The Darfur conflict erupted in 2003, leading to the death and displacement of hundreds of thousands of Sudanese citizens and capturing the world’s attention.
Three years later, the Darfur Peace Agreement was signed — but the war raged on. Then, in 2011, came another peace agreement, the Doha Document for Peace in Darfur. Again, the conflict continued.
The Khartoum government’s divide-and-conquer strategy led to rebel groups breaking into more rebel groups breaking into even more rebel groups. Today, a plethora of weak and divided rebel movements remain entrenched in Darfur’s Jebel Marra mountains. Some of these say they will never sign a peace deal. But one thing almost all of them have in common, as the 13th anniversary of the Darfur conflict looms, is this: They are sick of fighting.
The Darfur peace process has stalled, and is now contingent upon the political opposition’s decision whether or not to join a national dialogue with President Omar al-Bashir’s government. As the region wavers in violent limbo, one community in Darfur has refused to wait for peace to come to them. Instead, they went out and made peace for themselves.
Al Malam lies 600 miles southwest of the political apparatus of Khartoum. It’s at the foot of the rebel-held Jebel Marra mountains, and at the heart of the Darfur conflict.
Al Malam’s community includes rival Fur and Arab tribes. Tens of thousands of ethnic Fur were displaced from there in the government’s initial military campaign in 2003. The area has endured relentless and vicious sparring between government-backed Janjaweed militias and rebels for the last decade.
Spearheading an initiative for peace in Al Malam was Lukman Ahmed, a journalist originally from Al Malam who moonlights as a peacebuilder. Ahmed believed that if he could develop the area around Al Malam by rebuilding schools, hospitals, and markets, he could provide enough incentive for Al Malam’s residents to return home from the internally displaced persons (IDP) camps to which they’d fled, and to live together peacefully in the name of improving their livelihoods. So Ahmed did just that.
With funds raised from the Sudanese diaspora in the United States and international groups, Ahmed’s organization, Malam Darfur for Peace and Development (MDPD), rebuilt Al Malam and the surrounding villages. When displaced residents living in the camps heard about MDPD’s work, they decided to give their hometowns another chance.
After the initial batch of Al Malam residents returned to the area, MDPD facilitated peace dialogues between the rival tribes. A group of women formed a peace committee, composed of traditional leaders from all the surrounding communities. And when the rebels and Janjaweed militias returned to Al Malam, they were told: “Enough.” Al Malam was done with fighting. With or without a political agreement implemented from Khartoum, they were moving on from war.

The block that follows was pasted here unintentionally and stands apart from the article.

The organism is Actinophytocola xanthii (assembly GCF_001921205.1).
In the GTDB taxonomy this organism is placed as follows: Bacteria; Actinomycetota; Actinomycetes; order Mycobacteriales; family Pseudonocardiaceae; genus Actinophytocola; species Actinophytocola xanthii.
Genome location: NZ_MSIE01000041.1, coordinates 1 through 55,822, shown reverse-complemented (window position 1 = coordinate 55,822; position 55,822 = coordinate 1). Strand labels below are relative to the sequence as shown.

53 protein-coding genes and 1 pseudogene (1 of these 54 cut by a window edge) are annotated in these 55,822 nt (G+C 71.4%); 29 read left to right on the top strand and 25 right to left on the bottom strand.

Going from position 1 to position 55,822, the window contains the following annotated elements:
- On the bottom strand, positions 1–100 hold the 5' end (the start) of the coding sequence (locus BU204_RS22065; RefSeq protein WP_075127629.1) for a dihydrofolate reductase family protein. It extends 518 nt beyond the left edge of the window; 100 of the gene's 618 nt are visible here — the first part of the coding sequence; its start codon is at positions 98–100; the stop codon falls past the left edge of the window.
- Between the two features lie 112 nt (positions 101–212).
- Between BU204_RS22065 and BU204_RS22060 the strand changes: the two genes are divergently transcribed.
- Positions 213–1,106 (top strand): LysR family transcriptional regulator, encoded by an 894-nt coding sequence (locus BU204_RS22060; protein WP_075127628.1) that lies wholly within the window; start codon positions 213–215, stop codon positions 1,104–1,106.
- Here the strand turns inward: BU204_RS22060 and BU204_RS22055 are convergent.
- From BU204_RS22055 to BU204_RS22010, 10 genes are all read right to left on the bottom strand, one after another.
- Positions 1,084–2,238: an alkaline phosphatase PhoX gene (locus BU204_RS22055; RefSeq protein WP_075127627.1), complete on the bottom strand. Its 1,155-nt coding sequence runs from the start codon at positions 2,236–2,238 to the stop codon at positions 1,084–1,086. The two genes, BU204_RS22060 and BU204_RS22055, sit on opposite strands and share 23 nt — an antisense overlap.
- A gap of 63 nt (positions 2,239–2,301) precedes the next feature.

The story of Al Malam’s recovery is no fairy tale. Many displaced people are afraid of leaving the camps, fearful of returning home to more attacks from government militias, and suspicious of any effort to move them from the camps. For many, they have nothing to return to; their homes were burned to the ground, their families killed, and their land stolen.
Countless questions remain unanswered: How will this issue of land rights be addressed? Will there be justice for the people who were killed? What happens to IDPs who would rather stay in the cities they fled to? All of these questions will need to be part of a larger conversation about transitional justice and reconciliation.
In the meantime, the people of Al Malam will continue to give peace a chance. Once the rival tribes around Al Malam realized they could achieve more by living in peace than fighting each other and fleeing to camps, trade routes through the area reopened, markets filled up again, and commerce began to rise.
MDPD is now expanding its work to other areas of Jebel Marra, hoping more communities will recognize the dividends of peace. While ongoing conflict ravages other parts of Darfur, Al Malam is proof that when a community wants peace and development, they don’t need to wait for a national political process. They can sideline the spoilers and make peace for themselves.
Katie Campo is a Sudan expert at the National Endowment for Democracy. She previously served as a political officer at the US Embassy in Khartoum, Sudan, where she specialized in Darfur. Katie writes in her personal capacity, and views expressed are her own. You can follow her on Twitter at @KatieCampo1.
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